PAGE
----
It looks like the rise of the machines is happening faster than we thought. While not replacing the accountant – there’s still a living, breathing CPA on the other end – robots have already started appearing in accounting firms. Or at least, in one accounting firm.
“George”, named after the star of the 1970s futuristic cartoon The Jetsons, is the newest employee at Wise Advice, a platinum Xero firm.
The robot accountant is the brainchild of New Zealand entrepreneur Brad Golchin who brought the idea back from San Francisco. Technology companies with multiple offices across the US are using these robots as stand-ins for senior executives who want to participate in meetings, talk to staff and generally convey a sense of presence in remote offices.
Golchin uses George to the same effect as he moves frequently between offices in Sydney, Australia and Auckland, New Zealand. (Hat tip: This is just over a year after Invitbox’s Roger Gregg first suggested on Digital First that machines that could replace accountants.)
George is made by a US company called Double Robotic. It uses a modified Segway-style design to move between rooms; it can also raise and lower its iPad “head” to standing or sitting height for conversations around tables. It is controlled remotely through an app on an iPhone or on a browser.
The software uses a Skype-like interface to broadcast the user’s voice and video image to the iPad on George’s head. The user can also share their desktop screen, display a presentation and take photos. Battery life lasts nine hours and when depleted the robot returns to its recharging dock.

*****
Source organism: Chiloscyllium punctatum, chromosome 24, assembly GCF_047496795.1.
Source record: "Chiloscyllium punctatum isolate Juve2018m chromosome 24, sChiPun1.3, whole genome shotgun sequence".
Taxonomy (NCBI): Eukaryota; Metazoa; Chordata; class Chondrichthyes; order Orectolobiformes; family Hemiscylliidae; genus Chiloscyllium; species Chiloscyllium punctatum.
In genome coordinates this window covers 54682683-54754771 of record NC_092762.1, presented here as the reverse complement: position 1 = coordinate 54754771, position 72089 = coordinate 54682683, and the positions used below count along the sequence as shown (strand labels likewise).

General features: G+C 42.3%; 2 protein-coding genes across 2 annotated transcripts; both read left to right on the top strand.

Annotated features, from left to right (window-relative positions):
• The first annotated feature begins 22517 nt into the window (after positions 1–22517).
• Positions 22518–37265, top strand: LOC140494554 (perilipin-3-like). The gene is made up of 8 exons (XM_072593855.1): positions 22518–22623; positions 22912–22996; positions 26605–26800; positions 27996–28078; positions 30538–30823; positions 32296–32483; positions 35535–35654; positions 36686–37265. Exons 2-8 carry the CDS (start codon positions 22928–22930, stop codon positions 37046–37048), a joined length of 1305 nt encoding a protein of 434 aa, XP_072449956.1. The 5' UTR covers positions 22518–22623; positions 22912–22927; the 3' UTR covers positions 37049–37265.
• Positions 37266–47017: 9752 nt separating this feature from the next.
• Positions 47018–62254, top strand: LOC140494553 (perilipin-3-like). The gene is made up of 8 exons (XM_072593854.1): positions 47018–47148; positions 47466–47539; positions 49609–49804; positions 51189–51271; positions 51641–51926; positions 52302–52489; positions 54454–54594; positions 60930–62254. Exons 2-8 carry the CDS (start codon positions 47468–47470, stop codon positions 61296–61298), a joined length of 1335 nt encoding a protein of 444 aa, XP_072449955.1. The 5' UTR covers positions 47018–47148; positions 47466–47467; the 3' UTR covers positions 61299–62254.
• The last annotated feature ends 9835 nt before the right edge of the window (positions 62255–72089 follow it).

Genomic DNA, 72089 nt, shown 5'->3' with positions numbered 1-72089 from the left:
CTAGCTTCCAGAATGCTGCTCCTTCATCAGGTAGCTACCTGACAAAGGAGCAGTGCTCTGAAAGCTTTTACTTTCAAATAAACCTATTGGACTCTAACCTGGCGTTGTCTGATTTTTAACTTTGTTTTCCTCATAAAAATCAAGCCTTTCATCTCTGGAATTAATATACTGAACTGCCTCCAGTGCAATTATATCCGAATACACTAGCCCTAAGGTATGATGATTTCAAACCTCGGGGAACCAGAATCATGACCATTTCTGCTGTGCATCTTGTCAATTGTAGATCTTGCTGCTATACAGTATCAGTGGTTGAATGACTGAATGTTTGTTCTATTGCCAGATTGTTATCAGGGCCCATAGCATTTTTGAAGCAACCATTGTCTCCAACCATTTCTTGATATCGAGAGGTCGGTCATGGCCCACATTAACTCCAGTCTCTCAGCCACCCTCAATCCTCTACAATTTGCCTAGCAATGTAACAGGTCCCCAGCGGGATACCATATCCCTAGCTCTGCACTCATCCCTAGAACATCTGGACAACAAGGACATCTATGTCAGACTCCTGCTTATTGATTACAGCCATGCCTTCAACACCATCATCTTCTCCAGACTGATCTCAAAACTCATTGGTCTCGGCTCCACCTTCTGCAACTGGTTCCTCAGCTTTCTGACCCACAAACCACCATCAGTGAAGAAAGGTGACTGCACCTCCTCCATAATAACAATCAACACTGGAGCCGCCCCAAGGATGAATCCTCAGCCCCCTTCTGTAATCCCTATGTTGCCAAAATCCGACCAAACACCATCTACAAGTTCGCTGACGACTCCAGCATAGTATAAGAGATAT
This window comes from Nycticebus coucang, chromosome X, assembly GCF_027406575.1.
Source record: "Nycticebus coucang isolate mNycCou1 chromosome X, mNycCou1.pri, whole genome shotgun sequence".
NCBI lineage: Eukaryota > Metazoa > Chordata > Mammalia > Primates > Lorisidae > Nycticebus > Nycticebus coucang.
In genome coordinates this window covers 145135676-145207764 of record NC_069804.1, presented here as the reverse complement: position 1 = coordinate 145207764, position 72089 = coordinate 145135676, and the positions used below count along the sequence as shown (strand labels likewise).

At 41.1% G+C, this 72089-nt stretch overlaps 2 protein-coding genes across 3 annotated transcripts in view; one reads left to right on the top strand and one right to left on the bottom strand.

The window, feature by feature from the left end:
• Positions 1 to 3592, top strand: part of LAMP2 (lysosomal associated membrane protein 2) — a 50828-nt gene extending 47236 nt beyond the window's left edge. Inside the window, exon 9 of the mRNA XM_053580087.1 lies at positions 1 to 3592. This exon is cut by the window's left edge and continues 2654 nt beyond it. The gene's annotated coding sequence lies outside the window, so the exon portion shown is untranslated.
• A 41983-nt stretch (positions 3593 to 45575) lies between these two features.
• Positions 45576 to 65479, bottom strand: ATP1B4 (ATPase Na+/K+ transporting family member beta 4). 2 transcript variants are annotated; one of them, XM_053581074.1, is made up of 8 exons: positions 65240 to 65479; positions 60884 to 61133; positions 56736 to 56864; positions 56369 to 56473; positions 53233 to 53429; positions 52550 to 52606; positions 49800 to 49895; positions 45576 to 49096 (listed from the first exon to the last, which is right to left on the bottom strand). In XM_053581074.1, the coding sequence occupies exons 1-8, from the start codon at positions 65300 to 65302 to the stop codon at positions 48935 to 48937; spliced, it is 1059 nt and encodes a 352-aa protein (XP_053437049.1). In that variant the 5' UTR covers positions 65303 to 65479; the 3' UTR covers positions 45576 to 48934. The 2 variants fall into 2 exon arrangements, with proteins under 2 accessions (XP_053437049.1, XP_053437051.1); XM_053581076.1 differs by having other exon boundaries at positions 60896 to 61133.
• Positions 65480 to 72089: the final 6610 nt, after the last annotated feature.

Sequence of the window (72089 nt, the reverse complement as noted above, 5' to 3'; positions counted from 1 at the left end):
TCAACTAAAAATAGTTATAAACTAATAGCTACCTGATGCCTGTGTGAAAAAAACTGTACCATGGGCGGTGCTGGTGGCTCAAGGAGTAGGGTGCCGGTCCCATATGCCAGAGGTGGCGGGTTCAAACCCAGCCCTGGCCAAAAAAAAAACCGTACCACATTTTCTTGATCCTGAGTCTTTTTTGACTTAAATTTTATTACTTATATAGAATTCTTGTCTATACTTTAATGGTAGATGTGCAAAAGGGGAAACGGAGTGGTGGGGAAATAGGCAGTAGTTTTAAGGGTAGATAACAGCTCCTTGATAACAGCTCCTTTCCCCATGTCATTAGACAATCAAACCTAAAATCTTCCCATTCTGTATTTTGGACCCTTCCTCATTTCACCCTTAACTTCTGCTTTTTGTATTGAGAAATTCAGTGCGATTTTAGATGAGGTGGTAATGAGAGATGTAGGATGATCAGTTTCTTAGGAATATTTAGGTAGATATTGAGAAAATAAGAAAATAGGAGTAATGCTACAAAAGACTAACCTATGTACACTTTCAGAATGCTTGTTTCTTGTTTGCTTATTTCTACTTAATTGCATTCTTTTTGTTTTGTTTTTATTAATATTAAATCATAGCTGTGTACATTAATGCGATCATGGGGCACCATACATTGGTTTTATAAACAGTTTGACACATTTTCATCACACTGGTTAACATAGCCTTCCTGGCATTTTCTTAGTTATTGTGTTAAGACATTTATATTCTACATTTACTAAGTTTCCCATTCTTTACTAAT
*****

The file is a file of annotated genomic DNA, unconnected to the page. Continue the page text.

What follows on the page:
Wise Advice staff took a while to adjust to their new colleague, Golchin says. “They freaked out in the beginning. It’s very quiet. You can go behind people and they wouldn’t know,” he says.
Golchin has plans to send the US$2500 machine to attend the next Xero conference in Melbourne in his stead. “I can communicate with anyone there,” he says.
Another idea on the drawing board is to give George a basket and send him to a shopping mall. The robot can pay with a PayWave payment tag, take a photo of the receipt and send it directly to Receipt Bank, Golchin says.
A possible retail version could use cloud POS app Vend on the iPad to take payments.
“You can direct customers to push the button on your face to buy something,” Golchin says. “There are so many applications for it. I don’t think it’s been used the way it should be.”